Iberia Pilots Go on Strike in Spain

Pilots at Spanish airline Iberia launched a weeklong strike Monday, forcing the cancellation of more than 200 flights and obliging travelers to seek alternative arrangements in the middle holiday season in one of Europe's top tourist destinations.

Pilots fear Iberia's investment in CATair, a new low-cost airline, will lead to job cuts and are demanding guarantees that their jobs are safe. Iberia denies it plans job cuts.

The pilots union known as SEPLA said negotiations with the airline had broken down early Monday after Iberia rejected the union's latest proposals.

It was unclear how many of Iberia's 1,900 pilots would take part in the strike, but the airline feared that 1,500 flights and around 200,000 passengers could be affected over the seven days of the planned strike.

Many passengers have been assigned alternate flights, had their money refunded or were allowed to rebook with other carriers, said Iberia spokesman Jaime Perez Guerra.

He said 220 flights were canceled Monday and an average of 240 a day would be scrapped for the rest of the week. The stoppage will cost Spain's flagship carrier euro35 million ($44.7 million) in lost revenue, the spokesman said.

Transport Ministry rules requiring minimum service levels during strikes, including one flight a day on each route, mean the routes most affected would be those within Spain and to other destinations in Europe.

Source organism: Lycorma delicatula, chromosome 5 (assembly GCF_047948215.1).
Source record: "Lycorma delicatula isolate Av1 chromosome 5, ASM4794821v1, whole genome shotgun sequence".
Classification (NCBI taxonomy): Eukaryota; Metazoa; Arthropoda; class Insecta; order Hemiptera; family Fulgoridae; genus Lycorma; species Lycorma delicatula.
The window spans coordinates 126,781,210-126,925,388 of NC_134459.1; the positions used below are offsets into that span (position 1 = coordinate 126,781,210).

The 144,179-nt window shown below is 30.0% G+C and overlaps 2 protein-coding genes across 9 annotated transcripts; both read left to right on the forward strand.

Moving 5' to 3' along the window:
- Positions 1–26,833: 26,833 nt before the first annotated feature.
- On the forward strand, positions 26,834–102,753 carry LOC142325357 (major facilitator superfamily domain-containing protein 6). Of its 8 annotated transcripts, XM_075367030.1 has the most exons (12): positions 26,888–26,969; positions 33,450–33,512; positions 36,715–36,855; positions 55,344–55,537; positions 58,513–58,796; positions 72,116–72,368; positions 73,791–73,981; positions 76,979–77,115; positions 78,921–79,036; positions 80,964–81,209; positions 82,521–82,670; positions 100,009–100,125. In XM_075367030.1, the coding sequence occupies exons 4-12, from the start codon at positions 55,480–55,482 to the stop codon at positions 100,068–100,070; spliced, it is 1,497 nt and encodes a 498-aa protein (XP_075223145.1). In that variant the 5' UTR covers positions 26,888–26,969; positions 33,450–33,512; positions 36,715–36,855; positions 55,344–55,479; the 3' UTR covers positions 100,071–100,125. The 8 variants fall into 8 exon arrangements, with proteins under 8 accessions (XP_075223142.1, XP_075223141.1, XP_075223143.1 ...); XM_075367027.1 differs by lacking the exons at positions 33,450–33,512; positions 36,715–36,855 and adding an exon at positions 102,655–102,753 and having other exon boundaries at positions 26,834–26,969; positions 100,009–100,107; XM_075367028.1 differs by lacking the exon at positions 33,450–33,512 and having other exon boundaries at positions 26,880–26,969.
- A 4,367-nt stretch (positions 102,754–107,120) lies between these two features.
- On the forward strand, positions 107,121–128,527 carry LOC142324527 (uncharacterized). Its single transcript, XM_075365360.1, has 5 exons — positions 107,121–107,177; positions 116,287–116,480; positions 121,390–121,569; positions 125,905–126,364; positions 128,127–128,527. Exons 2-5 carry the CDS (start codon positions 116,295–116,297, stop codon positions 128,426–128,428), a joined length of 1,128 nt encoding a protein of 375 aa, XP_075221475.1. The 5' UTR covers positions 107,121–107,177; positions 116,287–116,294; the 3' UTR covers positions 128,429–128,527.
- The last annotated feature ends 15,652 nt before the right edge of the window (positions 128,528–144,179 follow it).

Routes like that to Chicago in the United States, Peru, Venezuela and Costa Rica would be unaffected because there is only one flight per day, but the Madrid to Barcelona route, for example, which has 44 flights a day, could be hard hit.

Perez Guerra said Iberia was seeking to have the strike declared illegal through Spain's courts, as it was not an internal airline matter but related to pilots complaining about competition from an outside company.

Keen to reduce labor costs and eliminate unprofitable flights, Iberia has been phasing out services from Barcelona's airport to make way for the October launch there of CATair.

Iberia hopes to route most flights through its new state-of-the-art hub in Madrid, where profitable long-haul flights originate. Some 350 Iberia pilots currently fly from Barcelona.

Iberia and four partners announced the new carrier in April. It will have a 20 percent voting stake and 80 percent equity through a euro24 million (US$30 million) investment.

Iberia will not assume management of CATair, thus freeing itself from high labor costs associated with its own operations. An Iberia pilot earns euro200,000 (US$255,600) a year while its co-pilots take home euro150,000 (US$191,700), Perez Guerra said.

CATair expects to have a 30-aircraft fleet by 2008.


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